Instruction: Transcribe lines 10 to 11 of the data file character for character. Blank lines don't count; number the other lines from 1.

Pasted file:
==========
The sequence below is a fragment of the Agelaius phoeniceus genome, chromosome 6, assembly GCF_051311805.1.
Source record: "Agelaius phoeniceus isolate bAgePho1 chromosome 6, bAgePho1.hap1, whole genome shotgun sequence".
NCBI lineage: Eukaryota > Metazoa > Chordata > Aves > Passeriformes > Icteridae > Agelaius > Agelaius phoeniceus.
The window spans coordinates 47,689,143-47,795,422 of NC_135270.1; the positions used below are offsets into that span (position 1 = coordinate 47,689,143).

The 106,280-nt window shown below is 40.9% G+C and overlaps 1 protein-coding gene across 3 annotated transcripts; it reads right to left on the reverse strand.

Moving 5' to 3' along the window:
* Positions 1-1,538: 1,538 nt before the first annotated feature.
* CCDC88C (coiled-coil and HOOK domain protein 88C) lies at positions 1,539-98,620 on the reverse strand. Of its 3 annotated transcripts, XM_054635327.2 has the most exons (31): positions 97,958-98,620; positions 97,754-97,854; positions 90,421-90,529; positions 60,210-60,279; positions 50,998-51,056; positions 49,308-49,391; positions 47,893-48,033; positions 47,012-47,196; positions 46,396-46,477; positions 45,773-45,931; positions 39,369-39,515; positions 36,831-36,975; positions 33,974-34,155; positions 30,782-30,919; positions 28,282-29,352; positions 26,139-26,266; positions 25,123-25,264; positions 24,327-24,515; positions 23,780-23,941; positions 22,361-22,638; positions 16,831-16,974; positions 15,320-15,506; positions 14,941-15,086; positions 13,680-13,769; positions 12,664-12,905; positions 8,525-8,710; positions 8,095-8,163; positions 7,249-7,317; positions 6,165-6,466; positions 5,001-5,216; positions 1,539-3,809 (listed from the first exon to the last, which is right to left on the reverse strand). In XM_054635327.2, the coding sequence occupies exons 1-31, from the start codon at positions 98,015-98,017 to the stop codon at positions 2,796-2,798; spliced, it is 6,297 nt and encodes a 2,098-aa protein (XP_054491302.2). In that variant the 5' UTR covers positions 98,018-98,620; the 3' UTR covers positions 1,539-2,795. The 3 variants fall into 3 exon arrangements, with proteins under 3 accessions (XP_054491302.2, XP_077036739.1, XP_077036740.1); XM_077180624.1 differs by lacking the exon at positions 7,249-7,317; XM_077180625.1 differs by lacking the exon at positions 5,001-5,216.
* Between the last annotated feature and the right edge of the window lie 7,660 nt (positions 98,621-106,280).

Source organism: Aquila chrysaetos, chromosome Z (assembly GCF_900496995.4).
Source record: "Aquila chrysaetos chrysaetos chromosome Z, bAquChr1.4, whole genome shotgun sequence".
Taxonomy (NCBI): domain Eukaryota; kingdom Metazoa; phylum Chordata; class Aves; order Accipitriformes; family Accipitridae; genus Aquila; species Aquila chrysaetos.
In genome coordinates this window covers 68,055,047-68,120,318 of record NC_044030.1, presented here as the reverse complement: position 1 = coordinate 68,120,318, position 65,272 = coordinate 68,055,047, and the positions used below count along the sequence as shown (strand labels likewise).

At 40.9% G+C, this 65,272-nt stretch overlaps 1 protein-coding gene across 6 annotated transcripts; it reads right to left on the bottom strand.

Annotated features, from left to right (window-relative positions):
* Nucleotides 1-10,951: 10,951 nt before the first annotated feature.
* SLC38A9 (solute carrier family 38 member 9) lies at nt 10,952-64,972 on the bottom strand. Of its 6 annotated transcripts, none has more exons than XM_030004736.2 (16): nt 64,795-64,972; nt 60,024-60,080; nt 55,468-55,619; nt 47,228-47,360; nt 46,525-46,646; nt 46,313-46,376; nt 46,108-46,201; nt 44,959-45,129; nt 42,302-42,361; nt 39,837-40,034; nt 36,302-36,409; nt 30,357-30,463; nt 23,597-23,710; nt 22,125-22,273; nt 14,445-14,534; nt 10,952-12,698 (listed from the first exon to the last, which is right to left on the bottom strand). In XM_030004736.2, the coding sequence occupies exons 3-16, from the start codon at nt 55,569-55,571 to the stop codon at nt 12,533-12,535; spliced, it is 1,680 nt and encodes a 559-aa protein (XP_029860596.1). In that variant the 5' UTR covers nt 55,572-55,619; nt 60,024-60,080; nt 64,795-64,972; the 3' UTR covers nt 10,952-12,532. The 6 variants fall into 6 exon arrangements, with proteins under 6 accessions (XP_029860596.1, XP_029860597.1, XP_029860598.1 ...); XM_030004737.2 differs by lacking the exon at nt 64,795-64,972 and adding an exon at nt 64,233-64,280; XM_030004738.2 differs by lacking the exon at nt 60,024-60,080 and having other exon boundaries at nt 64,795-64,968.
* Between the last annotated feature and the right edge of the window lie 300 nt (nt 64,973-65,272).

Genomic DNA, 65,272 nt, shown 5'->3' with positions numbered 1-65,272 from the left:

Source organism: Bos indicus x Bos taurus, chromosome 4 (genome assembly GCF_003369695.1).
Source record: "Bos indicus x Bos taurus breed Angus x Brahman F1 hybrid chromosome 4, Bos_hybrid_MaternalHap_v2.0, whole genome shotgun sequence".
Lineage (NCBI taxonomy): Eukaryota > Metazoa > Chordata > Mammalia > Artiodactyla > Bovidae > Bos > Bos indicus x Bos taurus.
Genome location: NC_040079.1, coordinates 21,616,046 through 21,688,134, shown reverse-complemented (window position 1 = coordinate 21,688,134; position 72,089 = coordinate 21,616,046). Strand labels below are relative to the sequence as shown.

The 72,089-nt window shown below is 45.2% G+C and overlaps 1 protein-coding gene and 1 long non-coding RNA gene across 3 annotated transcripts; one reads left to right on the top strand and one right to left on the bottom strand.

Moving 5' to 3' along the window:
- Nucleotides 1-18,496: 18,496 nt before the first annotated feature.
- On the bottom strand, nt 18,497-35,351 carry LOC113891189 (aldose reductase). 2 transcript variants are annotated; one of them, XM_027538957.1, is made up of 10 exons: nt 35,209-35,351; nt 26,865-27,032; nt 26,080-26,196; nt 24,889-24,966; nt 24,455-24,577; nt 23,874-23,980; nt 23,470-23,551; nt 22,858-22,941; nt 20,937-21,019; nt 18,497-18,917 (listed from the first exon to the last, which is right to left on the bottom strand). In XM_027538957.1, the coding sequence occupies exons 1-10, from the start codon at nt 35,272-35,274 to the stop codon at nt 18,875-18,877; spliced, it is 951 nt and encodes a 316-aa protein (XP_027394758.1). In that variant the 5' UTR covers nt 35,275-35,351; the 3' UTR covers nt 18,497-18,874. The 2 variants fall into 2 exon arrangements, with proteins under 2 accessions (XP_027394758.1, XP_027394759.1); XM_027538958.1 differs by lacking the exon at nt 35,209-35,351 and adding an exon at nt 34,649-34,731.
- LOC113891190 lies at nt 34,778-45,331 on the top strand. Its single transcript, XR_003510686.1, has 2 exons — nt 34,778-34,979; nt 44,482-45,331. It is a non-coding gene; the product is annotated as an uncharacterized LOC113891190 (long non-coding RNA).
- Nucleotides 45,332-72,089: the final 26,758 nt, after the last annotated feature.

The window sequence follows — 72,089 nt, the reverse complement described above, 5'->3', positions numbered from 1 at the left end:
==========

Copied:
Source organism: Aquila chrysaetos, chromosome Z (assembly GCF_900496995.4).
Source record: "Aquila chrysaetos chrysaetos chromosome Z, bAquChr1.4, whole genome shotgun sequence".